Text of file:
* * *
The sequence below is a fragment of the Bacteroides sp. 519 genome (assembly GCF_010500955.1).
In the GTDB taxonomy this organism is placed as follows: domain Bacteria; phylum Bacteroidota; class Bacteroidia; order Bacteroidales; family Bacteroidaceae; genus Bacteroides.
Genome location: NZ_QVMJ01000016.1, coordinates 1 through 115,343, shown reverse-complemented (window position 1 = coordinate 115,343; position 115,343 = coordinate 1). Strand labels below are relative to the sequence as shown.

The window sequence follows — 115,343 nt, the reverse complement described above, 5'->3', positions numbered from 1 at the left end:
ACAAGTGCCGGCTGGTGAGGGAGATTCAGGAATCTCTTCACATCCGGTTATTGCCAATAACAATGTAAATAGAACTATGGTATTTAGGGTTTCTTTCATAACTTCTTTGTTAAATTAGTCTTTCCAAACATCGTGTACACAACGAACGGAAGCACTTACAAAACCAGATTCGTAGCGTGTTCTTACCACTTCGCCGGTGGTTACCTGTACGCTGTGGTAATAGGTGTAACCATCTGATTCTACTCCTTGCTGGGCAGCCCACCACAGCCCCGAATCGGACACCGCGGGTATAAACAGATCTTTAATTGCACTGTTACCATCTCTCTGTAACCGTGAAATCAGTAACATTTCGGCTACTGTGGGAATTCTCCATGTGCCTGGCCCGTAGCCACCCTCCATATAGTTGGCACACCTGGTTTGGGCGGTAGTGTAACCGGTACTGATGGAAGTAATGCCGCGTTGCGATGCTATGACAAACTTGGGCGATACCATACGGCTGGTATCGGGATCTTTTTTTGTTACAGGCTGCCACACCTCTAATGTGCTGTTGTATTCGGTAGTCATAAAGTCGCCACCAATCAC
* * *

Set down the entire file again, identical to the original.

The sequence below is a fragment of the Bacteroides sp. 519 genome (assembly GCF_010500955.1).
In the GTDB taxonomy this organism is placed as follows: domain Bacteria; phylum Bacteroidota; class Bacteroidia; order Bacteroidales; family Bacteroidaceae; genus Bacteroides.
Genome location: NZ_QVMJ01000016.1, coordinates 1 through 115,343, shown reverse-complemented (window position 1 = coordinate 115,343; position 115,343 = coordinate 1). Strand labels below are relative to the sequence as shown.

The window sequence follows — 115,343 nt, the reverse complement described above, 5'->3', positions numbered from 1 at the left end:
ACAAGTGCCGGCTGGTGAGGGAGATTCAGGAATCTCTTCACATCCGGTTATTGCCAATAACAATGTAAATAGAACTATGGTATTTAGGGTTTCTTTCATAACTTCTTTGTTAAATTAGTCTTTCCAAACATCGTGTACACAACGAACGGAAGCACTTACAAAACCAGATTCGTAGCGTGTTCTTACCACTTCGCCGGTGGTTACCTGTACGCTGTGGTAATAGGTGTAACCATCTGATTCTACTCCTTGCTGGGCAGCCCACCACAGCCCCGAATCGGACACCGCGGGTATAAACAGATCTTTAATTGCACTGTTACCATCTCTCTGTAACCGTGAAATCAGTAACATTTCGGCTACTGTGGGAATTCTCCATGTGCCTGGCCCGTAGCCACCCTCCATATAGTTGGCACACCTGGTTTGGGCGGTAGTGTAACCGGTACTGATGGAAGTAATGCCGCGTTGCGATGCTATGACAAACTTGGGCGATACCATACGGCTGGTATCGGGATCTTTTTTTGTTACAGGCTGCCACACCTCTAATGTGCTGTTGTATTCGGTAGTCATAAAGTCGCCACCAATCAC